Ukrainian language set for media boost in new law
- 17 March 2017
- From the section Europe
A new law in Ukraine requires at least 75% of national TV broadcasts to be in the Ukrainian language.
It is a very sensitive issue for the country's many Russian speakers, with the conflict in eastern Ukraine partly about ethnic Russians' language rights.
The language quota for local TV and radio stations has been set at 50%. The law is still going through parliament and requires presidential approval.
President Petro Poroshenko has called for more Ukrainian language use on TV.
Ukrainian sociological research last year found Russian to be the main language of Ukrainian TV, press, the services sector and Ukrainian websites.
'Divided opinion' - Vitaliy Shevchenko, BBC Monitoring
The language issue is at the heart of the Ukraine conflict. Even though there had been little tension between Ukrainian and Russian speakers before hostilities erupted, the Kremlin said Russians in Ukraine faced "genocide" and deserved protection, by military means if necessary.
Kiev, on the other hand, has been saying that it is the Ukrainian language that needs to be protected following decades of Soviet rule.
Russian-language programming on TV has to have Ukrainian subtitles - even though it would be hard to find anyone in Ukraine who did not understand Russian. Any TV programmes that are seen as Russian propaganda are banned outright.
The latest move has divided opinion in Ukraine. Critics say it will do nothing to win the hearts and minds of Russian speakers.
"This law will violate the rights of millions of Ukrainian citizens whose mother tongue is Russian," said a statement by Inter, Ukraine's most popular TV channel which mostly broadcasts in Russian.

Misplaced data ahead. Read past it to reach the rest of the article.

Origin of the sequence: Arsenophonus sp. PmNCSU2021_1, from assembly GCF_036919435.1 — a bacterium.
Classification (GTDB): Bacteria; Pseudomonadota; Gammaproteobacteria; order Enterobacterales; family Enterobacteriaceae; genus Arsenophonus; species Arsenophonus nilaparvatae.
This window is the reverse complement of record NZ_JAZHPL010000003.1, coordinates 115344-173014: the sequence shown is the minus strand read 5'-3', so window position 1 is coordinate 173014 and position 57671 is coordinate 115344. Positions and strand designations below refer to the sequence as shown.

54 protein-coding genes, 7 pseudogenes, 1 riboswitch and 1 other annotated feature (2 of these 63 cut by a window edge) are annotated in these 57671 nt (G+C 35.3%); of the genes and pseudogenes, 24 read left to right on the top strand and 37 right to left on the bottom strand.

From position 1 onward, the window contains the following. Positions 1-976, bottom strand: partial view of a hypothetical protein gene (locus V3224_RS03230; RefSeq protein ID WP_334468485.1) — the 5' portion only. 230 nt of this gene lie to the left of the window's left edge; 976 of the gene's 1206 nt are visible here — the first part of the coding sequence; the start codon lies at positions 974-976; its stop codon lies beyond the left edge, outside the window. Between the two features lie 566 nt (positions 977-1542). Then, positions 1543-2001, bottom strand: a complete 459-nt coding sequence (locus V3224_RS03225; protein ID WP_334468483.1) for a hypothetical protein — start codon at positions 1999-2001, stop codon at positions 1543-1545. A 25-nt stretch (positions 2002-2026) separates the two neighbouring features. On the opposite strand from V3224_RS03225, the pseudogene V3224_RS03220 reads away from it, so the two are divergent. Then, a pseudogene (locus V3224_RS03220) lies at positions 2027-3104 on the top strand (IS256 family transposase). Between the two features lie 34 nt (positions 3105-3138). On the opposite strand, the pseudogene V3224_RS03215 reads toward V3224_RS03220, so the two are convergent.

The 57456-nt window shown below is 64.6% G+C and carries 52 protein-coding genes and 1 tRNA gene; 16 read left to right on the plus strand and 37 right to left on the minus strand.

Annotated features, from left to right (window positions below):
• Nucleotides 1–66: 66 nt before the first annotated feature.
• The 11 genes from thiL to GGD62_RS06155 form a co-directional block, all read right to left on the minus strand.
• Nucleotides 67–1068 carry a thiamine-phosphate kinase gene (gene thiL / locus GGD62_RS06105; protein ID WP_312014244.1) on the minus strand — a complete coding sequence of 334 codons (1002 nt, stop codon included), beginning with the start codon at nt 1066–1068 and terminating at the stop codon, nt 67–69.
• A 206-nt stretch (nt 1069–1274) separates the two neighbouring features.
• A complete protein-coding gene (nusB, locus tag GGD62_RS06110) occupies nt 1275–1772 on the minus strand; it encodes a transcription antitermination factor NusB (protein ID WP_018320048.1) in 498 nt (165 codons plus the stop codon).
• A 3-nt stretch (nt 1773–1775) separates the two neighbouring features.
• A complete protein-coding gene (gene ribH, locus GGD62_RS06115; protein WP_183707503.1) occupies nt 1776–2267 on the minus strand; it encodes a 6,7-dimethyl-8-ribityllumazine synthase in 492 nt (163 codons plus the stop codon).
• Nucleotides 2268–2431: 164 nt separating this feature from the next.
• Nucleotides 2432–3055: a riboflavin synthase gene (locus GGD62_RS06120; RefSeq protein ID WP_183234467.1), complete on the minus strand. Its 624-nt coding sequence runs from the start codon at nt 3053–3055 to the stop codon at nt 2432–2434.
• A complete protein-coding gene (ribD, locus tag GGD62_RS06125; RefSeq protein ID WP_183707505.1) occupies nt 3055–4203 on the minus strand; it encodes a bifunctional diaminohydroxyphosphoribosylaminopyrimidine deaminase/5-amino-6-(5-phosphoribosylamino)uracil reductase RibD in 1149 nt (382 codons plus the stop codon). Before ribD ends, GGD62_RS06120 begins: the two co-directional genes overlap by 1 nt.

But Oleksandr Tkachenko, the head of another popular Ukrainian television channel - One Plus One - supported the new law, calling it "a historic event".
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Last year Ukraine adopted a law stipulating that Ukrainian-language songs must feature more prominently on the radio. The quota was set at 25% minimum, but in 2018 the level is to reach 35%.
In the case of TV talk shows and other broadcasts where use of both Russian and Ukrainian is customary, they will be considered as Ukrainian-language if the host is a Ukrainian speaker.
Less than 35% of Ukrainian newspapers are in the Ukrainian language, and less than 25% of magazines.
However, Ukrainian is the dominant language in more than 91% of Ukrainian schools.
The ethnic Russian separatists controlling a large swathe of Donetsk and Luhansk regions, in eastern Ukraine, do not recognise laws passed in Kiev.
In Crimea, which was annexed by Russia in 2014, Russian is the dominant language.